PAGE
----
Immediately, I actually regretted having read the first book again before picking up this one, because there were many instant discrepancies between this and the ending of Ninefox Gambit. It seems a lot of moments have been tailored for people who decided not to reread the first book so need a little nudging reminder every time something is mentioned. Ah yes, that’s what “lucky unlucky four” is, ah yes, now I remember who the main character is, ah yes, that’s what a boxmoth is. It’s tiresome, and one would think anyone with some semblance of memory wouldn’t need these little prompts. But to go through a more jarring example: Cheris still wears her gloves, despite taking them off in the closing paragraphs of Ninefox Gambit, dramatically stating that she would be Kel no longer. Ooh, scary, but the impact of this is decidedly dulled by the fact that she is now back, once again donning the gloves. To say nothing of the fact that no one is at all surprised to see Captain Cheris alive and well, simply letting her aboard and allowing her to walk straight into the command centre with all her weapons, despite the fact that the entirety of her fleet was just bombed into oblivion. She should be dead and the fact she isn’t should be an immediate cause for concern, yet everyone is hunky-dory about letting an armed captive into the room where all the highest ranking officers are. This is just one example, but it really sticks out and makes me wonder if Yoon Ha Lee even remembered what happened in his own novel before starting its sequel. Very odd. Also, from the first few pages there are spelling mistakes and grammatical errors. This is becoming more than a little tedious, as we saw in my review of Ninefox, so I shall say no more on the matter. Raven Stratagem, on the whole, sees Yoon Ha Lee fall into the same trap as Jeff Vandermeer with the Area X Trilogy, and indeed William Gibson with Neuromancer‘s sequel, wherein the second book in the series is way more political and wooden than the first. It does mean that we get to explore the wider workings of an already-established universe rather than getting bogged down in more of the same, yes, but when the original was as amazing as it was, a little similarity would have gone a long way rather than move backwards. This means that it’s a great shame that Raven Stratagem is as comparatively boring as it is. Many mysterious characters we wanted to know more about are introduced unsubtly and suddenly, obliterating any impact they would otherwise have had, and the characters we know from Ninefox who make a return are bland and lack continuity in relation to how they were before (see above glove example).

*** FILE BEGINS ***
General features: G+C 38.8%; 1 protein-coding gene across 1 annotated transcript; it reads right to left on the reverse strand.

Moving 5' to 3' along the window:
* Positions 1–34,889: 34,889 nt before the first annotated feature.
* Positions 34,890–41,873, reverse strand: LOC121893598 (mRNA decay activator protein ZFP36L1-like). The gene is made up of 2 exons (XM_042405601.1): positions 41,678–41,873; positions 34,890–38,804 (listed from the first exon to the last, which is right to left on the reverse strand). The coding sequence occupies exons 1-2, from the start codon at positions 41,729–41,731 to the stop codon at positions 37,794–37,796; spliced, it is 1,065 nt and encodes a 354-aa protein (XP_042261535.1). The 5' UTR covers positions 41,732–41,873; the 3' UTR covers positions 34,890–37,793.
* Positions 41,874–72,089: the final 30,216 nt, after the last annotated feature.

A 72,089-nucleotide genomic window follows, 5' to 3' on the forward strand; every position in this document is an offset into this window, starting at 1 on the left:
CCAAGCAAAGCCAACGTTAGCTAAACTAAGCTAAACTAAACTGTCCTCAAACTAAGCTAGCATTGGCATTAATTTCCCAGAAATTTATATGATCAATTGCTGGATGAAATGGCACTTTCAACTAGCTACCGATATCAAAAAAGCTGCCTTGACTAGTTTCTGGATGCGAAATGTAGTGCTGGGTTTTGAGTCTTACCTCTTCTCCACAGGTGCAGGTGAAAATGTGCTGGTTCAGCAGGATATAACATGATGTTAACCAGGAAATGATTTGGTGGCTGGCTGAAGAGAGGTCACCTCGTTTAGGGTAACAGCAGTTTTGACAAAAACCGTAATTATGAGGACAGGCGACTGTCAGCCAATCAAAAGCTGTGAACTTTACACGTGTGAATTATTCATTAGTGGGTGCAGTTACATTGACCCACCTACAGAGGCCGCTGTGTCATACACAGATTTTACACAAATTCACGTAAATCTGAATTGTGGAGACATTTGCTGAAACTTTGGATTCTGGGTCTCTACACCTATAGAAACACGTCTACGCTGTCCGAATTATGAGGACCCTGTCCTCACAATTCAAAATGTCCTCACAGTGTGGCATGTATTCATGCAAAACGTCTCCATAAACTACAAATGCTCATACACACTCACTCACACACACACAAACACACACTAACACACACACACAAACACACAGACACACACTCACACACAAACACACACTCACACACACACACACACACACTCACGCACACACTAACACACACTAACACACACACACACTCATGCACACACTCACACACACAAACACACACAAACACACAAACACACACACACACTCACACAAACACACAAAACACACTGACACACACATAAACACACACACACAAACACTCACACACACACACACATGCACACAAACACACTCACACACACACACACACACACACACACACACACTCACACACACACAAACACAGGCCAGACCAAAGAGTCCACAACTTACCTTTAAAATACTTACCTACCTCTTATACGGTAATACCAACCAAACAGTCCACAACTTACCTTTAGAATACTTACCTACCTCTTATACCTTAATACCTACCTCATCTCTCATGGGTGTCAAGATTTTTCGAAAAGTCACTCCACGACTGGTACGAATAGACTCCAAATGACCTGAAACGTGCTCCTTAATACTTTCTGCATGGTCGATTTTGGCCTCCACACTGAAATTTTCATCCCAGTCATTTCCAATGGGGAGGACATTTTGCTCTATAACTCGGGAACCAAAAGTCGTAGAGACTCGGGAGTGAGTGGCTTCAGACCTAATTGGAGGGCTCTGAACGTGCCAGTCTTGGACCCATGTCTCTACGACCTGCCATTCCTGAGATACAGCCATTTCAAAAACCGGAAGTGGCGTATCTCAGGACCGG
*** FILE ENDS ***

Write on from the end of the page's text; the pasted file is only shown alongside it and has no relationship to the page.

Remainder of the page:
Nothing is wrong with Ha Lee’s writing, it must be said. And this book is an enjoyable one to read, unlike Vandermeer or Gibson’s sequels that I couldn’t even get halfway through. However, I should have taken a hint when it came to those two juggernauts, as Raven Stratagem was of course not worth the wait, like my mum told me it wouldn’t be, because sequels hardly ever top the original (perhaps with the exception of Empire Strikes Back). And of course it has left me completely devoid of any excitement or desire to read the finale of the trilogy, if indeed there is going to be one at some point. After Ninefox Gambit, I had so many burning questions that I needed answers to. Those I harbour after Raven Stratagem are embers at best. Sorry, Yoon.